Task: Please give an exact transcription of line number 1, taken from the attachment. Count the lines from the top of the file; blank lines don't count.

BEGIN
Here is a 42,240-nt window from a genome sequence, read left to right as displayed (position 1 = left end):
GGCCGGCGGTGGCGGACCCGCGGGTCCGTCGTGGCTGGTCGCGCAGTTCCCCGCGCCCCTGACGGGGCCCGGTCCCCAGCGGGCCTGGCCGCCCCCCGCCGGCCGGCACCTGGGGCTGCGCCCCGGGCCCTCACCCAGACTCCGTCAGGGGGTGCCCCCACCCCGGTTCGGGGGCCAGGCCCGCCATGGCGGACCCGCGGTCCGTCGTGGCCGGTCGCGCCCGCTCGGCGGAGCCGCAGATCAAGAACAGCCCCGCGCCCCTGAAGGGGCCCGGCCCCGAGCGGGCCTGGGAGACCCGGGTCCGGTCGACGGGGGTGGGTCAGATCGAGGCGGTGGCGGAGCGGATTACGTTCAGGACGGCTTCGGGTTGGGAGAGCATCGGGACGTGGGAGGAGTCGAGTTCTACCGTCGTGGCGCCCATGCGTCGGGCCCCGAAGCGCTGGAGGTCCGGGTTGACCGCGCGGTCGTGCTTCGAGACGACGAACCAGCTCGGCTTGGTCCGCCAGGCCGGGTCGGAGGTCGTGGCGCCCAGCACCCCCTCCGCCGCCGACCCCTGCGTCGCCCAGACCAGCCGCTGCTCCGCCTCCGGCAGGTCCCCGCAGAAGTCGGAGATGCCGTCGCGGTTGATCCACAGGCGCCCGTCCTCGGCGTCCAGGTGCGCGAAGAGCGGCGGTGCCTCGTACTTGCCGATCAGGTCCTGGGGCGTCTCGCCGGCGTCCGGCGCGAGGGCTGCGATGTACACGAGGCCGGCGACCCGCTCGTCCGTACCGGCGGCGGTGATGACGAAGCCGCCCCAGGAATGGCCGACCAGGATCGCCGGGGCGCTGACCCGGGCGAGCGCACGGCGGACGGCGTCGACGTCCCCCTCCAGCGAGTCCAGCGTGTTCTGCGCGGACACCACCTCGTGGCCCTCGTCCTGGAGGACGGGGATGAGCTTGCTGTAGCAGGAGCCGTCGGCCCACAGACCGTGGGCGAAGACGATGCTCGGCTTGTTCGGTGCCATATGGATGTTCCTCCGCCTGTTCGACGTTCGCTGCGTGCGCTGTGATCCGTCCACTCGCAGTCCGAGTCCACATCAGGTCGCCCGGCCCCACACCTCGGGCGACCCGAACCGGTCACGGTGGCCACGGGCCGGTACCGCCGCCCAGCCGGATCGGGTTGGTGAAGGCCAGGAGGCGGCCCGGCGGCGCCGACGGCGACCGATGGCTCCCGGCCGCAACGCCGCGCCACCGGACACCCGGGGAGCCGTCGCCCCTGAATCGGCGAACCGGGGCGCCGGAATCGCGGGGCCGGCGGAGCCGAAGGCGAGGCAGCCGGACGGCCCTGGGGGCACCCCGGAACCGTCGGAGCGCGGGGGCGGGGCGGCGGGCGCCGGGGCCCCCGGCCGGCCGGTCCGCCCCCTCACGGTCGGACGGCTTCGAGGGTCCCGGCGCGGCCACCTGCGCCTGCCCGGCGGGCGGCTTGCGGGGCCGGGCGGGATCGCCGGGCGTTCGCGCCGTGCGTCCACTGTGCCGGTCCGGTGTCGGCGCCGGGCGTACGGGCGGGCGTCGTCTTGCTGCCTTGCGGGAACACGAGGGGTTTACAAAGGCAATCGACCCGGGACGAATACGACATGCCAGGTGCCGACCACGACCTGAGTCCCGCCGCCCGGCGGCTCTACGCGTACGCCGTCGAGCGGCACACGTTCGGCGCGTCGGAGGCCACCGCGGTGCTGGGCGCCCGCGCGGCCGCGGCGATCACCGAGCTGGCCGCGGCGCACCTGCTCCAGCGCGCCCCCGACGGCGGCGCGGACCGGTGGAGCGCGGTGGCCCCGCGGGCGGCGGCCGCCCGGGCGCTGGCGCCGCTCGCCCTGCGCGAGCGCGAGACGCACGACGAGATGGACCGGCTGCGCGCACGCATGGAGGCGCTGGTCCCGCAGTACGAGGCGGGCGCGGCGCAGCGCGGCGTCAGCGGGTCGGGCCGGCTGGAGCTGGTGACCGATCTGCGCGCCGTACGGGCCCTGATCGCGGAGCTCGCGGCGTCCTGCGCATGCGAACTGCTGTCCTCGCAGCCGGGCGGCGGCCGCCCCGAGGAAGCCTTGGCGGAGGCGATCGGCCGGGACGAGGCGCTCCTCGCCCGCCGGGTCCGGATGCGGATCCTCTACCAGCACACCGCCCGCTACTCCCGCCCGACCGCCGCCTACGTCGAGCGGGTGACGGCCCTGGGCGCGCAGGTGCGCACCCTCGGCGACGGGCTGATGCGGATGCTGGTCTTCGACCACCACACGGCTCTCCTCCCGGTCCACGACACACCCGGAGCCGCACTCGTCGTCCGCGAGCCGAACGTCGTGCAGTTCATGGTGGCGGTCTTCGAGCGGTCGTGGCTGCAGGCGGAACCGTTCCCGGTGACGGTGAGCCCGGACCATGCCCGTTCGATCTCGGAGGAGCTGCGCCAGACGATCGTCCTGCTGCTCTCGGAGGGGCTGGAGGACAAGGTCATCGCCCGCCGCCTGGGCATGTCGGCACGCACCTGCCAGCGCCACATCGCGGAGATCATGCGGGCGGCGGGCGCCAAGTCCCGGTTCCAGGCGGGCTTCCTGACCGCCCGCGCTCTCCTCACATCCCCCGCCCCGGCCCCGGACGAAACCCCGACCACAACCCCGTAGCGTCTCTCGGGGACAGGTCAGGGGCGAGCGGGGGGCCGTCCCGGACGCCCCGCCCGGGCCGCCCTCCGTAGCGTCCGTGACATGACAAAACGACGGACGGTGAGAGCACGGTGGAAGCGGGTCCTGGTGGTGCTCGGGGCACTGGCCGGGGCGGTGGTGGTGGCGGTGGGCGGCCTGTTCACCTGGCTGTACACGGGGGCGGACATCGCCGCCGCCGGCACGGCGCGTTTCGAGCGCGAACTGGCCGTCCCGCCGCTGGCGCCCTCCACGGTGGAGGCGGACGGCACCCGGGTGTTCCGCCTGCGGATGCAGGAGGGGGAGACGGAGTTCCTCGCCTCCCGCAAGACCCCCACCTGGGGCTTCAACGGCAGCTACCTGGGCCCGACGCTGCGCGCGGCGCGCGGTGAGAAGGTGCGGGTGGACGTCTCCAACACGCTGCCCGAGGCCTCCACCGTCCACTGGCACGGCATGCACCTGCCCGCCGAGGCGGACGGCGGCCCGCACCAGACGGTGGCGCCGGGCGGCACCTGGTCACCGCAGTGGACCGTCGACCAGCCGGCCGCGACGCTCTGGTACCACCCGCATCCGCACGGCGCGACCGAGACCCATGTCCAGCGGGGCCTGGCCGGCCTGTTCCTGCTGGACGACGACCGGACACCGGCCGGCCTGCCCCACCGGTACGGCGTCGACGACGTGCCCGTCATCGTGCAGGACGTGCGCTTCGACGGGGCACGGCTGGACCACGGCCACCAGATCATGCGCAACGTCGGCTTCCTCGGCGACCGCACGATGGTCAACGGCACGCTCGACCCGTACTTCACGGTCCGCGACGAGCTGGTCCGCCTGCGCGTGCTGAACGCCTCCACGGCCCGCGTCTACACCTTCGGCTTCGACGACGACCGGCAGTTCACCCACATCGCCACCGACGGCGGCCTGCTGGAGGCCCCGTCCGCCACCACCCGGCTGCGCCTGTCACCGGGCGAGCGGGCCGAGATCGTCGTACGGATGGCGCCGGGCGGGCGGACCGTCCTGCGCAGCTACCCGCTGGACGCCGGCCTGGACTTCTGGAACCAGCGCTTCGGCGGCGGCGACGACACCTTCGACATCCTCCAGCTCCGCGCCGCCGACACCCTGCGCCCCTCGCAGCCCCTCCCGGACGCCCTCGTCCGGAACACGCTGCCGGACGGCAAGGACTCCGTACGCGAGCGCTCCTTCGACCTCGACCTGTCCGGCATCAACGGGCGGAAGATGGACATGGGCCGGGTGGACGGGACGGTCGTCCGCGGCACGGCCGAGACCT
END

Here is a 42,240-nt window from a genome sequence, read left to right as displayed (position 1 = left end):